Fracking Companies Use “Trade Secret” Loophole to Avoid Chemical Disclosures

Monday, October 01, 2012

Whenever a company reveals what it has been injecting into the earth as part of hyrdraulic fracturing, it’s safe to assume that they have left something out of the disclosure.


In fact, about 60% of the time that fracking chemicals are revealed, a company has withheld some details, according to a review of disclosures by EnergyWire.


The publication found drilling operators kept at least one chemical a secret in 65% of fracking disclosures, citing the need to protect trade secrets.


Among states where fracking is widespread, Utah, which does not require disclosures at all, had the highest rate of companies withholding at least one ingredient (94%). Second was New Mexico, which does have some mandates on publishing fracking chemicals, at 84%, followed by California at 80%.


Companies with the highest tendency to kept chemical details secret were BP America Production Co. and Howell Oil & Gas of Texas, each of which refused to disclose every ingredient used in all of the cases they reported.


“It’s outrageous that citizens are not getting all the information they need about fracking near their homes,” Amy Mall, who tracks drilling issues for the Natural Resources Defense Council, told EnergyWire. “Companies should not be able to keep secrets about potentially dangerous chemicals they’re bringing into communities and injecting into the ground near drinking water.”


The disclosure of chemicals used in fracking has been the subject of an ongoing dispute, with the Obama administration trying to balance the concerns of residents who live near hydraulic fracturing operations and the lure of increasing the domestic production of energy. In May, for example, the Obama administration issued a proposed new rule requiring energy companies that engage fracking on public lands to reveal the toxic chemicals they inject into the ground…but only after drilling is completed.


Some of the more dangerous chemicals used in fracking are hydrofluoric acid (lethal dose: 1.5 grams), sulfuric acid (lethal dose: between one teaspoonful and one-half ounce) and formaldehyde (lethal dose: one ounce.)

-Noel Brinkerhoff, David Wallechinsky


To Learn More:

Hydraulic Fracturing: Two-thirds of Frack Disclosures Omit 'Secrets' (by Mike Soraghan, E&E Publishing)

D-FRAC Hydraulic Fracturing Fluid Disclosure Database (Pivot Upstream Group)

Doctor Challenges Fracking “Trade Secrets” Medical Gag Rule (by Noel Brinkerhoff, AllGov)

Obama Says Frackers Must Reveal Chemicals Used on Public Lands…but only after Drilling is Finished (by Matt Bewig, AllGov)

What Chemicals are Used in Fracking? (by David Wallechinsky, AllGov)


Pedra 11 years ago
Jack is spot on about the impracticability of solar and wind power. I have a sbaaloit and we obviously love clean water and air. At first glance it looks like a great idea to have a wind turbine or a solar panel to power the batteries. Unfortunately they are just not cost effective. It is roughly twice as expensive to generate electricity for the grid via solar power contrasted with traditional electricity plants. Natural Gas is very clean and cost effective. It has the additional benefit of creating a lot of jobs. Solar power is not very clean when you look at the total picture. This is obvious when you see what it takes to produce solar panels, install then, and then see how little electricity they generate.I too was pretty concerned about the pollution however it seems that the issues were early ones that have been mostly solved. The issue is the drilling and securing of the well. If the well isn't properly done then some pollution can escape from the well casing. This is however not a problem unique to fracking wells. All wells, even water wells, must have proper casings or there is the possibility of cross contamination. Once the fracking is done the area that held the gas is well below the water table so there is no contamination from that. Lisa Jackson of the EPA, an enemy of fossil fuels, recently told Congress that there have been NO proven cases where the fracking process itself has affected water. There was a study by Duke University and even though it had a bit of a negative spin, it noted that in Pennsylvania there are over 20,000 water wells drilled every year and regardless of drilling operations nearby, there was no contamination from fracking fluids found in any of them.Contamination is a valid concern but it seems that the impact is extremely small. Proper oversight is important but we can look to artic drilling as an example. They companies have taken extraordinary efforts to negate their impact and keep their footprint small. The record is good with very little impact. Sure, we can use the false analogy of the Exxon Valdez but that was one blemish and it had nothing to do with drilling. It was a drinking on board a ship issue. Natural Gas doesn't pollute if leaked and the fracking process itself is so far looking very safe.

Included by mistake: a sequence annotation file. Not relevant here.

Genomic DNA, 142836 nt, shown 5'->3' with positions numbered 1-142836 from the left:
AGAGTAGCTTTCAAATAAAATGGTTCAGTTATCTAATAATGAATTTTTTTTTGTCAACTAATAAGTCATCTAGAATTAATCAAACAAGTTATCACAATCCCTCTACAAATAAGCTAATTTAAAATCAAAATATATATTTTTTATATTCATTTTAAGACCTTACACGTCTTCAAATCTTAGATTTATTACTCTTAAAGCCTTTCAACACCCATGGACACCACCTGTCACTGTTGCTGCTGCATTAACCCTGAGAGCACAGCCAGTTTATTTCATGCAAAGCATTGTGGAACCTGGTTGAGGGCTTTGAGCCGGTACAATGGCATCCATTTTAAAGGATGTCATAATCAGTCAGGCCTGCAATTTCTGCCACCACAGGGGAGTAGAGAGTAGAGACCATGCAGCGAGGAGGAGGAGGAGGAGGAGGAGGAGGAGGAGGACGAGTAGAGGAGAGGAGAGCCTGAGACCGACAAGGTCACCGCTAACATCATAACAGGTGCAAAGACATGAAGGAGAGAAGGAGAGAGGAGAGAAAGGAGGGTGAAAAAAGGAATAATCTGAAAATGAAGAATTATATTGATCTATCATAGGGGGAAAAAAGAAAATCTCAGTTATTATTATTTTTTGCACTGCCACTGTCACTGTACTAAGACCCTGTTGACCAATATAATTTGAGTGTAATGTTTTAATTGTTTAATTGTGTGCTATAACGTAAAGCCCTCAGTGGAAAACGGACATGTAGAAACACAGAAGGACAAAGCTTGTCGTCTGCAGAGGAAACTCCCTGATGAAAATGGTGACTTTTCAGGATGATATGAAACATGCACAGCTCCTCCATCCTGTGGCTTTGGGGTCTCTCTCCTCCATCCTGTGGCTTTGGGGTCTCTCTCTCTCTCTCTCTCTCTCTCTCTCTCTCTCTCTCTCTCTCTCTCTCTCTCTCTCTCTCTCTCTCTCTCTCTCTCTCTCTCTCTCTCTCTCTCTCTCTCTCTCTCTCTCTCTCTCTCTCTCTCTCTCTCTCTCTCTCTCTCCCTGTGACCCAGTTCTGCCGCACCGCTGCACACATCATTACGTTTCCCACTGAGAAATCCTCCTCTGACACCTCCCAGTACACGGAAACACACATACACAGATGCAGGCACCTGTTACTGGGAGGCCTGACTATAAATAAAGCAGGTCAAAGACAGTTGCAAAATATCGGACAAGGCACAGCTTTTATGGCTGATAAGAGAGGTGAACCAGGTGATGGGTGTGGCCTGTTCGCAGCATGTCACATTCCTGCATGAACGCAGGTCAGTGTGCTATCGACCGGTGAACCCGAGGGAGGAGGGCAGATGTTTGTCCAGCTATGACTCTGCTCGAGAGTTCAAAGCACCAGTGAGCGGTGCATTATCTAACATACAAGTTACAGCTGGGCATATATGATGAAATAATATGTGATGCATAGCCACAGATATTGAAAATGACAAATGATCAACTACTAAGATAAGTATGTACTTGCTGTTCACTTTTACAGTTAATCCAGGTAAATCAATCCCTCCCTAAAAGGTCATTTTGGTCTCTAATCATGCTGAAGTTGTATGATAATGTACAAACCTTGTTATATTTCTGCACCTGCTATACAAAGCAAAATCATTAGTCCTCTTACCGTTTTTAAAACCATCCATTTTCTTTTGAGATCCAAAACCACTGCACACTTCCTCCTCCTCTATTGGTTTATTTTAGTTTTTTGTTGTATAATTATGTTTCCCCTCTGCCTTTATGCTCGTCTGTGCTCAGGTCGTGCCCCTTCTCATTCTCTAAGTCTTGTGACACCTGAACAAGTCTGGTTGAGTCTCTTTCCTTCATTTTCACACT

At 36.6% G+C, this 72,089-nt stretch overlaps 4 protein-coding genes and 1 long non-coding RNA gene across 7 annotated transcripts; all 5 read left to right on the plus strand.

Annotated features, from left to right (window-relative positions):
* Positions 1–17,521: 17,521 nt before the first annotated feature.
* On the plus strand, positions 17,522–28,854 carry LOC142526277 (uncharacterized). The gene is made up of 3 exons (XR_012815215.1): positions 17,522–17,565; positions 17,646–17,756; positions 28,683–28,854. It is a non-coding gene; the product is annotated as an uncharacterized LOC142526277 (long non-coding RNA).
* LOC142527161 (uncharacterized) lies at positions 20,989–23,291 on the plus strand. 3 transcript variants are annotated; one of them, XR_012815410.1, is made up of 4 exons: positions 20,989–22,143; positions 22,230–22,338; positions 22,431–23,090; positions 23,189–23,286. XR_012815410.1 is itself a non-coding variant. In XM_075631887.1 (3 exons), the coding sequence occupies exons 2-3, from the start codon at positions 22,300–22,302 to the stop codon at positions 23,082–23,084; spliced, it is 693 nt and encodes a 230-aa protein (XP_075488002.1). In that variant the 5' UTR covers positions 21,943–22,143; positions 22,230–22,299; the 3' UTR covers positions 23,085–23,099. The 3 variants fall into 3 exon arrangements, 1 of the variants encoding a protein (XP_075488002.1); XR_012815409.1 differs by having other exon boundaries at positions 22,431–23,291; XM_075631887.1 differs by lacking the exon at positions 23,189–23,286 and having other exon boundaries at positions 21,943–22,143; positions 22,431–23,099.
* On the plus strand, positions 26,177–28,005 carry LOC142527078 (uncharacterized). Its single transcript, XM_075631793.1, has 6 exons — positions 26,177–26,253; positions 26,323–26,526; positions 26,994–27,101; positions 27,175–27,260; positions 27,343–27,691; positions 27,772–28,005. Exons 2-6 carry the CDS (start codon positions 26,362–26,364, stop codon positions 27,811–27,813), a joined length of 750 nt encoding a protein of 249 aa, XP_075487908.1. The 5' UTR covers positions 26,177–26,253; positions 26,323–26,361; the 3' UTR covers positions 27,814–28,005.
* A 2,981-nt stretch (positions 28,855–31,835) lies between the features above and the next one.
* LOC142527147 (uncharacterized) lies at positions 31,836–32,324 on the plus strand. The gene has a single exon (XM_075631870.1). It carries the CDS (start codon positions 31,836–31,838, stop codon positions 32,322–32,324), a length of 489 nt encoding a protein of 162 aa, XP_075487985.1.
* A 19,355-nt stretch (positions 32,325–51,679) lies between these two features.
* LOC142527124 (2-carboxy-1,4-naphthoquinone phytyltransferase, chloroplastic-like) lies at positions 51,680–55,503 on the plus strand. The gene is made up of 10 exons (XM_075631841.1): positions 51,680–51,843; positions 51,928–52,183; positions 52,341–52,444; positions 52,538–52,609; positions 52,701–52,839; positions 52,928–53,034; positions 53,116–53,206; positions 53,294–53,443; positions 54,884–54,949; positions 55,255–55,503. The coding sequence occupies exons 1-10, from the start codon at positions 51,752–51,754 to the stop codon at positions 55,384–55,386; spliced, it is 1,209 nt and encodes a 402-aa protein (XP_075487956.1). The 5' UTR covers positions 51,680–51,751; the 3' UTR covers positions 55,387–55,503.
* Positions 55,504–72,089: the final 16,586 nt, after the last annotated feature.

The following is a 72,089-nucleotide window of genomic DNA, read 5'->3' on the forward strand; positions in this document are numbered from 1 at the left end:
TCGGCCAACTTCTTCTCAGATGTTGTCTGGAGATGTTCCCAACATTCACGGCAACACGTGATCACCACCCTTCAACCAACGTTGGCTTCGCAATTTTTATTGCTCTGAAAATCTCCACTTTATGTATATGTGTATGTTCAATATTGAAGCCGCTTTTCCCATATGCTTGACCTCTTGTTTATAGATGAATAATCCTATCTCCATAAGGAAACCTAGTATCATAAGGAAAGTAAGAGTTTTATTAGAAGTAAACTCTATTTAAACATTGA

K. Morgan 11 years ago
I have spent quite a bit of time researching the chemicals used in fracking and it seems like the only way to get any data in bulk form on fracking chemicals disclosures is from (D-FRAC). I tried the Frac Focus site but it will only let you have info one well at a time... and there are just too many well frackings for this. Some of the chemicals used seem benign, like guar gum, but others are known to be very toxic to the environment.

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